Before I get to some Grade-A bike parking indignity, I’d like to start with a little bike parking dignity. Terry, a friend of mine from my time in Edmonton now lives in Lac La Biche, Alberta. Not sure where that is? Well, it’s northeast of Edmonton. I’ve conveniently marked it with an “A” on this here map:
What’s that you say, you ignorant USA-type person? Not sure where Edmonton is in the grand scheme of North America? Well let me de-enhance this map a little bit so you can also see Portland, Oregon (the center of the North American cycling world, at least to Portlanders).
That’s pretty far north. Over 400 miles north of the US-Canada border.
Terry looks a bit like famous rock musician and bicycle diarist David Byrne. And, just like the great non-car-owner Byrne, Terry also likes to use his bike as a means of transportation. However, he is much less smug than David Byrne. Terry has been kind enough to send me pictures of bike racks in Alberta. First there was an artsy rack on fashionable Whyte Ave in Edmonton:
And here’s his bike at what he describes as “the first public bike rack in Lac La Biche:”
In addition to riding his bike to the “Everything’s $6.69 Store” (that’s $6.59 in American), Terry also rides his bike to the local college. Evidently, he must be one of the few who do so because he recently told me, “a friend who works in facilities at the college said his supervisor asked when he was going to put the bike rack away for the season and his answer was ‘when Terry stops riding his bike.'”
Ride on, Terry! The Alberta cyclists make the American cyclists complaining about the winter look like total “woosies.” As I write this post on an early December evening, it is currently 15 degrees Fahrenheit in Lac La Biche. That’s -9 Celsius, or as the Albertans might say, “balmy.”
Speaking of removing a bike rack for the winter, the owner of a bike shop in Lafayette, Indiana recently woke up to this peculiar brand of bike parking indignity:
The owner of a downtown bicycle shop happened upon a surprise Wednesday morning. That’s when Zoe Neal, owner of Virtuous Cycles, said he noticed part of Lafayette’s first on-street bicycle parking rack was missing. “I really didn’t know what was going on,” said Neal, who was involved in petitioning the city for its installation…. It turns out, city officials said, that half the rack was removed for the winter due to concerns about the structure impeding snow removal efforts.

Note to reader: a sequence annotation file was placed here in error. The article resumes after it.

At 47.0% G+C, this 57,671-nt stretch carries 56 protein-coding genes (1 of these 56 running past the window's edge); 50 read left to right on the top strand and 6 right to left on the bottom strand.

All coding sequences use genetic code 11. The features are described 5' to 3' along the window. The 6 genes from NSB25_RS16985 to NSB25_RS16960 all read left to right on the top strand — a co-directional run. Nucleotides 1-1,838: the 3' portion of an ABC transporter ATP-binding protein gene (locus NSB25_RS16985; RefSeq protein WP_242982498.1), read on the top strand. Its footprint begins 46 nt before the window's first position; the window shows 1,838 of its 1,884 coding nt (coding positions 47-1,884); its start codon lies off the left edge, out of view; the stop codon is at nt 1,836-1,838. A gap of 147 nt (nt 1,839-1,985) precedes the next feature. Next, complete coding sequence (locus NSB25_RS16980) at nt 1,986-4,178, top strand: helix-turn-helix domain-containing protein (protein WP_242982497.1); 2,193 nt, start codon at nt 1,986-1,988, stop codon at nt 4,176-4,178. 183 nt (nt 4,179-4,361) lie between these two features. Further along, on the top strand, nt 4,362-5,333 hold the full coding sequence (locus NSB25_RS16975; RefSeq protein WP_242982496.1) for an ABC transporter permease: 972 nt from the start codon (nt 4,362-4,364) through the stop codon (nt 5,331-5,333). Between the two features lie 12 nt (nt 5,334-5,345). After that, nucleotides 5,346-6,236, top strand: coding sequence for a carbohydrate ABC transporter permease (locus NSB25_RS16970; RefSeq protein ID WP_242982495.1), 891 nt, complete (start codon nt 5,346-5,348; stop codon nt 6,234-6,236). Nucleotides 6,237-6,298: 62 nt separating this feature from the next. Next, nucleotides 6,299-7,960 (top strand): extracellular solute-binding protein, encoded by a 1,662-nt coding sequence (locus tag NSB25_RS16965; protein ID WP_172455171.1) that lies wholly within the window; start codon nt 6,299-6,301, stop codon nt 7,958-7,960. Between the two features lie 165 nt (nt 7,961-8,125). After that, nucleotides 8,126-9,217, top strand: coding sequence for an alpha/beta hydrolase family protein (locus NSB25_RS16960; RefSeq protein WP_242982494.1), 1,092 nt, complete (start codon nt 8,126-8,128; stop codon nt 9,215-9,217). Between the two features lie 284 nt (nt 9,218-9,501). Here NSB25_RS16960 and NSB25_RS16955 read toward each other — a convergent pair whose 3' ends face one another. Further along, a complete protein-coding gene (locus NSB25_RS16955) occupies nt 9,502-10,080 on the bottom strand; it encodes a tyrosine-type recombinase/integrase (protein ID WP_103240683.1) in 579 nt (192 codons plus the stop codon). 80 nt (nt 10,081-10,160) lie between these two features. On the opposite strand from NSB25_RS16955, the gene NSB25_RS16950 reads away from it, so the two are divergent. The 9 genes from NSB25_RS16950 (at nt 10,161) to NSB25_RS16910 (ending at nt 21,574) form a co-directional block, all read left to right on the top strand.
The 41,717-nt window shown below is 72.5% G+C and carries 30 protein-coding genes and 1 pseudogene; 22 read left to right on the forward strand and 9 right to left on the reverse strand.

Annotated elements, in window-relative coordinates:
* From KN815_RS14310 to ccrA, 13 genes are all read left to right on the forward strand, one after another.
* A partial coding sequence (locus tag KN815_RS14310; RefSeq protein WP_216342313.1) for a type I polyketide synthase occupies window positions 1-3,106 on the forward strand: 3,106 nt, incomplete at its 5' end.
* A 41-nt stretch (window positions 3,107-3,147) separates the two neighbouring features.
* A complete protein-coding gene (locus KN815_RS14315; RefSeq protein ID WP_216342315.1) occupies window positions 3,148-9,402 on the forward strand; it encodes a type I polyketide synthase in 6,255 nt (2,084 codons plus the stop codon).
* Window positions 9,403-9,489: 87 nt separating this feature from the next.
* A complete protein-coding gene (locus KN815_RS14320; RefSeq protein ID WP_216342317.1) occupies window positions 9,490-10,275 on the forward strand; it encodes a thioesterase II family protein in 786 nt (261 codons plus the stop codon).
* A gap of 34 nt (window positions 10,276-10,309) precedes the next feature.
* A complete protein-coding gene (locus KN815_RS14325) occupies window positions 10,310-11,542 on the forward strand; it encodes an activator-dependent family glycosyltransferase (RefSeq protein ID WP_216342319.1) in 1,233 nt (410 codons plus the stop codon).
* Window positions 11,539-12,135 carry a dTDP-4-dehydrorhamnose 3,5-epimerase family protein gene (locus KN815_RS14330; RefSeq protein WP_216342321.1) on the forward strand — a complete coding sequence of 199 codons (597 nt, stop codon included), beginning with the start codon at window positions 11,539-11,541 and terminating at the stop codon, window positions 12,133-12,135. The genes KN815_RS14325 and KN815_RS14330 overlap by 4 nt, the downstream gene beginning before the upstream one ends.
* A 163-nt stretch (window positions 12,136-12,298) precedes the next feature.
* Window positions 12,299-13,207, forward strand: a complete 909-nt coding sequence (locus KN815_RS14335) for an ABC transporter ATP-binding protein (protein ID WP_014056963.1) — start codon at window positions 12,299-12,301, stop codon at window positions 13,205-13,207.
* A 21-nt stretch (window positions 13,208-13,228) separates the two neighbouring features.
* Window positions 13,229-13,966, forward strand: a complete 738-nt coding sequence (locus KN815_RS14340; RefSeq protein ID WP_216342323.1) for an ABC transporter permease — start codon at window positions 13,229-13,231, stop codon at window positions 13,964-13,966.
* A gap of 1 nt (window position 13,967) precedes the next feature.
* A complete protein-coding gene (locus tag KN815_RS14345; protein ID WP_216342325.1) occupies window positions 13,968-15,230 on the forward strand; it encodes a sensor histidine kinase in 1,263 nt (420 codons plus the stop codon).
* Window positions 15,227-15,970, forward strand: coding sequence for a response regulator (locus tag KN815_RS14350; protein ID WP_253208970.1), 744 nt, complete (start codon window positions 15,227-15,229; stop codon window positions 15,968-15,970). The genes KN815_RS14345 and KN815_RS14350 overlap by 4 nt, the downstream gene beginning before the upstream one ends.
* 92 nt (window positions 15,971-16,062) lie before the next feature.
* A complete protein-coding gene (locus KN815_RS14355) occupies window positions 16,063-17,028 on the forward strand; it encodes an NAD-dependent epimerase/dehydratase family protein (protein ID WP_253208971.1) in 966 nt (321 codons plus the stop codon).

First of all, the name of the shop is Virtuous Cycles? And you thought I was smug! Cringe-inducing name aside, it seems like a bum deal to have your city-approved bike rack removed from in front of your bike shop! I would write and demand justice, but I’ve got bike parking problems in my own town.
At least there was a bike rack there to begin with. There are still major sections of Providence with ample automobile parking, but no bike parking. However, even if there is no bike rack in sight, there’s still no excuse for doing this:
I was on foot when I came across this poorly-locked bike. I was tempted to take the bike into protective custody and leave a note for the owner – just to prevent it from being stolen. I ride by this spot twice a day usually, and I haven’t seen it there since. I won’t say that the owner “deserves” to have the bike stolen. I’ve made my share of locking errors, usually locking the bike to itself and failing to thread the lock through the rack. But I did that in Canada, a cycling utopia where no one ever steals anything. It can be an easy error to make when one is tired after climbing a hill on a bike weighed down by a superfluous suspension fork. Still… that’s just dumb.